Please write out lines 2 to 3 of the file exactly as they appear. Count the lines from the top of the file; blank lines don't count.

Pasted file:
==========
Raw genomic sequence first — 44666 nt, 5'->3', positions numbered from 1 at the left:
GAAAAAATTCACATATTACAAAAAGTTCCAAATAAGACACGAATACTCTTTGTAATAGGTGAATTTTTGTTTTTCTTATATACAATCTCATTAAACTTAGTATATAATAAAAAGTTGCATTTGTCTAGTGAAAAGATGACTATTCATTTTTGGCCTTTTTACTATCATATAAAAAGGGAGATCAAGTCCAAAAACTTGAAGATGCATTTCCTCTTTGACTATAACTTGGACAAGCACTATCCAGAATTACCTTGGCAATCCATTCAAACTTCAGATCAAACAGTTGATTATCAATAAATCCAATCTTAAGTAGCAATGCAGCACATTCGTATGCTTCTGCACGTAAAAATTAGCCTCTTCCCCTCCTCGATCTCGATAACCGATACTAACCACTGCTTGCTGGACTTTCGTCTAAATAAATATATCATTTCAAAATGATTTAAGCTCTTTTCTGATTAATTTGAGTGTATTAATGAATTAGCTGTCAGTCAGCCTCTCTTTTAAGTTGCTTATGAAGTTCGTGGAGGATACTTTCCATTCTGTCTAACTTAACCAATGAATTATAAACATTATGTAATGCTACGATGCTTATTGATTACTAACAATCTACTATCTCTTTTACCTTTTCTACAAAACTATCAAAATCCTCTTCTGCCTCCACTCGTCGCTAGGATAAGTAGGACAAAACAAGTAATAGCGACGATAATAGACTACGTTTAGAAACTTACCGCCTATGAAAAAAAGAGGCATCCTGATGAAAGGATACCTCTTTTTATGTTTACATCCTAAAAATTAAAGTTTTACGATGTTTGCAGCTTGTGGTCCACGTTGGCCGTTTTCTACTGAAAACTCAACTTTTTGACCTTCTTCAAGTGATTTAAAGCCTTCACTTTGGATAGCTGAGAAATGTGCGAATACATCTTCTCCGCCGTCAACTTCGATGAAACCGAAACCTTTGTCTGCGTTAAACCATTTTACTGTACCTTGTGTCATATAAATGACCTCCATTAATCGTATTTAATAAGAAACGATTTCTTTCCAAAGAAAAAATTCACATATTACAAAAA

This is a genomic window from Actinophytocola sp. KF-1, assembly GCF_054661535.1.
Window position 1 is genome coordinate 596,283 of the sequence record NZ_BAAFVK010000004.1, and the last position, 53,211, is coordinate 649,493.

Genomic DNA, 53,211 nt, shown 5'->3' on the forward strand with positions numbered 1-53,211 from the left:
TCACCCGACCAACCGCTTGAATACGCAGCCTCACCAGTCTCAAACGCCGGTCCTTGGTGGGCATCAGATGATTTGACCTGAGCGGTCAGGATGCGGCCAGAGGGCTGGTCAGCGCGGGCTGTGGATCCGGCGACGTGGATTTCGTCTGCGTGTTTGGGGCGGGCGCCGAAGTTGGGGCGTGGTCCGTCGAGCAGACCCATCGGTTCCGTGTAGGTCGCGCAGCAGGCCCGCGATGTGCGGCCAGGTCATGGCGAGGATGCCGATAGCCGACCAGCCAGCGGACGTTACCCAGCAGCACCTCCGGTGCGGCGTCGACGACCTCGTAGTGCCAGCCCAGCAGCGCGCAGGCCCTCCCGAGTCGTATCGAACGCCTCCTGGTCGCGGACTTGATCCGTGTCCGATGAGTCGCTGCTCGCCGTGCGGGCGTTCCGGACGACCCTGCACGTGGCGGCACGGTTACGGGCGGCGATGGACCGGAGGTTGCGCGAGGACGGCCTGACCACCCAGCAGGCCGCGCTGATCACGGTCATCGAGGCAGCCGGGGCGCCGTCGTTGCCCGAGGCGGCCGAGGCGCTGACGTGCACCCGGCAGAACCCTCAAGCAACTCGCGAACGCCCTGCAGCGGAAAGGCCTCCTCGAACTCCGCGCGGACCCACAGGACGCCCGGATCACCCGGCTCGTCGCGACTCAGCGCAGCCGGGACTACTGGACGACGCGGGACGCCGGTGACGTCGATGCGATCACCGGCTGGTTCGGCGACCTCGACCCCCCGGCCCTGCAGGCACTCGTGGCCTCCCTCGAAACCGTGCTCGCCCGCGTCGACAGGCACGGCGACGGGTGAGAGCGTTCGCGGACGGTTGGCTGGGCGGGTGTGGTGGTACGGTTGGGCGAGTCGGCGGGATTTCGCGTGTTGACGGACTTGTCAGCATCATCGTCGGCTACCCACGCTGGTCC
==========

GAAAAAATTCACATATTACAAAAAGTTCCAAATAAGACACGAATACTCTTTGTAATAGGTGAATTTTTGTTTTTCTTATATACAATCTCATTAAACTTAGTATATAATAAAAAGTTGCATTTGTCTAGTGAAAAGATGACTATTCATTTTTGGCCTTTTTACTATCATATAAAAAGGGAGATCAAGTCCAAAAACTTGAAGATGCATTTCCTCTTTGACTATAACTTGGACAAGCACTATCCAGAATTACCTTGGCAATCCATTCAAACTTCAGATCAAACAGTTGATTATCAATAAATCCAATCTTAAGTAGCAATGCAGCACATTCGTATGCTTCTGCACGTAAAAATTAGCCTCTTCCCCTCCTCGATCTCGATAACCGATACTAACCACTGCTTGCTGGACTTTCGTCTAAATAAATATATCATTTCAAAATGATTTAAGCTCTTTTCTGATTAATTTGAGTGTATTAATGAATTAGCTGTCAGTCAGCCTCTCTTTTAAGTTGCTTATGAAGTTCGTGGAGGATACTTTCCATTCTGTCTAACTTAACCAATGAATTATAAACATTATGTAATGCTACGATGCTTATTGATTACTAACAATCTACTATCTCTTTTACCTTTTCTACAAAACTATCAAAATCCTCTTCTGCCTCCACTCGTCGCTAGGATAAGTAGGACAAAACAAGTAATAGCGACGATAATAGACTACGTTTAGAAACTTACCGCCTATGAAAAAAAGAGGCATCCTGATGAAAGGATACCTCTTTTTATGTTTACATCCTAAAAATTAAAGTTTTACGATGTTTGCAGCTTGTGGTCCACGTTGGCCGTTTTCTACTGAAAACTCAACTTTTTGACCTTCTTCAAGTGATTTAAAGCCTTCACTTTGGATAGCTGAGAAATGTGCGAATACATCTTCTCCGCCGTCAACTTCGATGAAACCGAAACCTTTGTCTGCGTTAAACCATTTTACTGTACCTTGTGTCATATAAATGACCTCCATTAATCGTATTTAATAAGAAACGATTTCTTTCCAAAGAAAAAATTCACATATTACAAAAA

This is a genomic window from Actinophytocola sp. KF-1, assembly GCF_054661535.1.